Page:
Navy strength gin isn’t to be trifled with. At 57%ABV, these gins mean business, but they also have so much more going on in flavour, aroma and texture. So if you like gin, you’re going to love navy strength.
I must confess, I am a total mug for navy strength gin. It not only has a greater intensity than regular strength gin, it also gives you a clear insight into the skill of the distiller.
Most gin out there is between 37% and 45%ABV, whereas navy strength gin (you can read more about navy strength gin here) must be at or above 57%ABV.
These percentages are achieved by literally watering down the distillate that comes from the still.
There’s nothing wrong with that—in fact, at 76%ABV, you wouldn’t want to drink much of the stuff that comes from a double-distilled batch of new gin.
But water does help to temper the heat you sometimes get from a high-alcohol spirit.
At 57%, less tempering and smoothing comes from the added water, so the flavours, textures and aromas are all down to the skill of the distiller cutting the spirit properly and making sure the botanicals are all balanced.
Some of our favourite navy strength gins
These are all craft gins handmade in small artisanal distilleries in Australia. The vast majority of big, mainstream distilleries don’t make a navy strength gin for whatever reason. But you’ll find many independent producers will.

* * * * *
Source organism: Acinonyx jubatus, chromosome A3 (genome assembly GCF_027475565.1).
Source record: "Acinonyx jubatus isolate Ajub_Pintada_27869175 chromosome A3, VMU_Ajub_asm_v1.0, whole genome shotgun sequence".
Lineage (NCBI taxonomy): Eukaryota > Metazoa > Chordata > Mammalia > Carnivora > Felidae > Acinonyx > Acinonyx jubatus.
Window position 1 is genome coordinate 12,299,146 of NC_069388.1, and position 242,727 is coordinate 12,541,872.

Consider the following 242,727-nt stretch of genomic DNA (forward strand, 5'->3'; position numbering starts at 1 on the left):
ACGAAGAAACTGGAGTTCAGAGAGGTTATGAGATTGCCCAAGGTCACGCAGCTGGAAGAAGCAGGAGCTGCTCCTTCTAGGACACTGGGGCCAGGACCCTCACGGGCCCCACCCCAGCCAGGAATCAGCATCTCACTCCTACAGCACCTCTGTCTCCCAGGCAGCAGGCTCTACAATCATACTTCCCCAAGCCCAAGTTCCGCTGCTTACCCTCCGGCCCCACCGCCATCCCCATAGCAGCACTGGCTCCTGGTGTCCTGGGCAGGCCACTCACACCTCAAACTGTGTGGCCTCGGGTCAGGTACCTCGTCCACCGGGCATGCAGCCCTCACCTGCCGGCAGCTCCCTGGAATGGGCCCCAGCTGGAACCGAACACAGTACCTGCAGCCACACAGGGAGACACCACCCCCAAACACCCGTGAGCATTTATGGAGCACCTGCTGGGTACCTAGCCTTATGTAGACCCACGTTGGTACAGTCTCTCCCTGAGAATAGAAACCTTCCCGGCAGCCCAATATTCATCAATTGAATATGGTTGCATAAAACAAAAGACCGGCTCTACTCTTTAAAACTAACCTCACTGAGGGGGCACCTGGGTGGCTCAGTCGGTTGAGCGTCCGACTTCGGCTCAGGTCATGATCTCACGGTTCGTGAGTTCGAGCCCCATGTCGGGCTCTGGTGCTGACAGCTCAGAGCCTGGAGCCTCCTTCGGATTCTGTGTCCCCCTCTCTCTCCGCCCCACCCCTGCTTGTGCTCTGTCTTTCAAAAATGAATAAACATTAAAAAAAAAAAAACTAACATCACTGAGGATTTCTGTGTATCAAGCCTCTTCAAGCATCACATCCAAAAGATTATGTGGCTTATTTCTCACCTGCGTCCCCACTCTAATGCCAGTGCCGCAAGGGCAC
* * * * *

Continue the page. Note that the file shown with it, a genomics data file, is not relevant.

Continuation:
Here are some of our Aussie craft favourites.
From North Geelong in Victoria, Anther (named after an anatomical part of a flower) makes a range of superb gins, but their OP gin Goddess Strength is just superb.
Smooth as silk, powered-up juniper and citrus aromas as flavours, and an afterburner of woodiness and herbal notes, this is a master stroke from the distillery’s founder and head distiller Dr Dervilla McGowan.
And although you probably won’t be able to taste them all, the 20+ botanicals create a holistically delicious gin perfect for a martini.
Check out our full review of Anther’s Goddess Strength Gin on our regular column with craft spirits hero Nip of Courage.
This northern Melbourne distillery started out in early 2020. What with bush fires, then floods and of course Covid, it was a tricky start for owner-distiller (and ex-pro basketballer) Chris Cameron.
However, his excellent range of gins (you can read our review on four of them here) have stood the test of tough times.
Naught’s Overproof Gin, blessed with botanicals like pink lady apples, fresh lime and pink grapefruit for an intense citrus hit, this gin has a wonderfully oily texture to it.
Citrus, earthiness and a lightly bitter finish make this a perfect candidate for a corpse reviver #2 or an aviator.
From the Blue Mountains west of Sydney, the husband-and-wife team that run Karu craft rum and an extraordinary chilli vodka https://www.nipofcourage.com/post/karu-marita as well as their wonderful gins.
Head distiller Ally Ayres has somehow made her navy strength gin—Lightning—so smooth that it drinks like a regular-proof spirit, though the intense flavours and deep texture give away it’s high ABV.
Double Juniper, triple tiers of citrus with lemon myrtle, ruby grapefruit and mandarin create a light bright flavour. But the rose geranium stands at this citrus stadium and plays a floral earthy tune on your tongue with a long finish.
Try this neat with a drop of water, in a tall G&T or in a very dry martini.